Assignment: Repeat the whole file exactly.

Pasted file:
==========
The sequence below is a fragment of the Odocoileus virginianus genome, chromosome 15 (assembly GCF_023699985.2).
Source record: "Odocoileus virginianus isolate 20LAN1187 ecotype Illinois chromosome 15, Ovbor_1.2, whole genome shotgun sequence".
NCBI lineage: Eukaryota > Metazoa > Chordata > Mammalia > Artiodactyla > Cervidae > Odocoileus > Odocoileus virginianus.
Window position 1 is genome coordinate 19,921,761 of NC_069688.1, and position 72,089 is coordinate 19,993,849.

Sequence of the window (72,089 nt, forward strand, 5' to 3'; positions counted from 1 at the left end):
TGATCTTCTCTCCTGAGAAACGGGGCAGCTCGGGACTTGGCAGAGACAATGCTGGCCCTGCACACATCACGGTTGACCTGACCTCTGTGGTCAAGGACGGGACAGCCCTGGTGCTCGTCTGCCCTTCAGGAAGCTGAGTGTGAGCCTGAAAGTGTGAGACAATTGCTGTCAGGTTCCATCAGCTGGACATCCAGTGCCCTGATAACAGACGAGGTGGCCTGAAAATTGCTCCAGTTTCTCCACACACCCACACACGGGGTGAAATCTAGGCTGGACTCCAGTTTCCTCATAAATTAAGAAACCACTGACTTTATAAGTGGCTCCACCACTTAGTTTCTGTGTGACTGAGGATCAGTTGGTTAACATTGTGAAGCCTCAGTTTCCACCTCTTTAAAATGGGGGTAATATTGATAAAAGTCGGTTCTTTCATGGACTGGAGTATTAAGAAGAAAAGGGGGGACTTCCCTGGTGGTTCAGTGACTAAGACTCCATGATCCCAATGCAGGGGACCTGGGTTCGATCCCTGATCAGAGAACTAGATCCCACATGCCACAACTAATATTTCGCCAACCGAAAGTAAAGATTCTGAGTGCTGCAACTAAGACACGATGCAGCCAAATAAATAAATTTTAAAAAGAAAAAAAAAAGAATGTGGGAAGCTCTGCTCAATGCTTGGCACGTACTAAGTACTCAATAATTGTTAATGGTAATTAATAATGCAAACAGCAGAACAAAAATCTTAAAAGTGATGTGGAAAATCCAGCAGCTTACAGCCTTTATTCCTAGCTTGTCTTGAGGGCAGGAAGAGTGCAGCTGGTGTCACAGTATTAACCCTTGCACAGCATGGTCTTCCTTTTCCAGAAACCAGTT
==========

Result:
The sequence below is a fragment of the Odocoileus virginianus genome, chromosome 15 (assembly GCF_023699985.2).
Source record: "Odocoileus virginianus isolate 20LAN1187 ecotype Illinois chromosome 15, Ovbor_1.2, whole genome shotgun sequence".
NCBI lineage: Eukaryota > Metazoa > Chordata > Mammalia > Artiodactyla > Cervidae > Odocoileus > Odocoileus virginianus.
Window position 1 is genome coordinate 19,921,761 of NC_069688.1, and position 72,089 is coordinate 19,993,849.

Sequence of the window (72,089 nt, forward strand, 5' to 3'; positions counted from 1 at the left end):
TGATCTTCTCTCCTGAGAAACGGGGCAGCTCGGGACTTGGCAGAGACAATGCTGGCCCTGCACACATCACGGTTGACCTGACCTCTGTGGTCAAGGACGGGACAGCCCTGGTGCTCGTCTGCCCTTCAGGAAGCTGAGTGTGAGCCTGAAAGTGTGAGACAATTGCTGTCAGGTTCCATCAGCTGGACATCCAGTGCCCTGATAACAGACGAGGTGGCCTGAAAATTGCTCCAGTTTCTCCACACACCCACACACGGGGTGAAATCTAGGCTGGACTCCAGTTTCCTCATAAATTAAGAAACCACTGACTTTATAAGTGGCTCCACCACTTAGTTTCTGTGTGACTGAGGATCAGTTGGTTAACATTGTGAAGCCTCAGTTTCCACCTCTTTAAAATGGGGGTAATATTGATAAAAGTCGGTTCTTTCATGGACTGGAGTATTAAGAAGAAAAGGGGGGACTTCCCTGGTGGTTCAGTGACTAAGACTCCATGATCCCAATGCAGGGGACCTGGGTTCGATCCCTGATCAGAGAACTAGATCCCACATGCCACAACTAATATTTCGCCAACCGAAAGTAAAGATTCTGAGTGCTGCAACTAAGACACGATGCAGCCAAATAAATAAATTTTAAAAAGAAAAAAAAAAGAATGTGGGAAGCTCTGCTCAATGCTTGGCACGTACTAAGTACTCAATAATTGTTAATGGTAATTAATAATGCAAACAGCAGAACAAAAATCTTAAAAGTGATGTGGAAAATCCAGCAGCTTACAGCCTTTATTCCTAGCTTGTCTTGAGGGCAGGAAGAGTGCAGCTGGTGTCACAGTATTAACCCTTGCACAGCATGGTCTTCCTTTTCCAGAAACCAGTT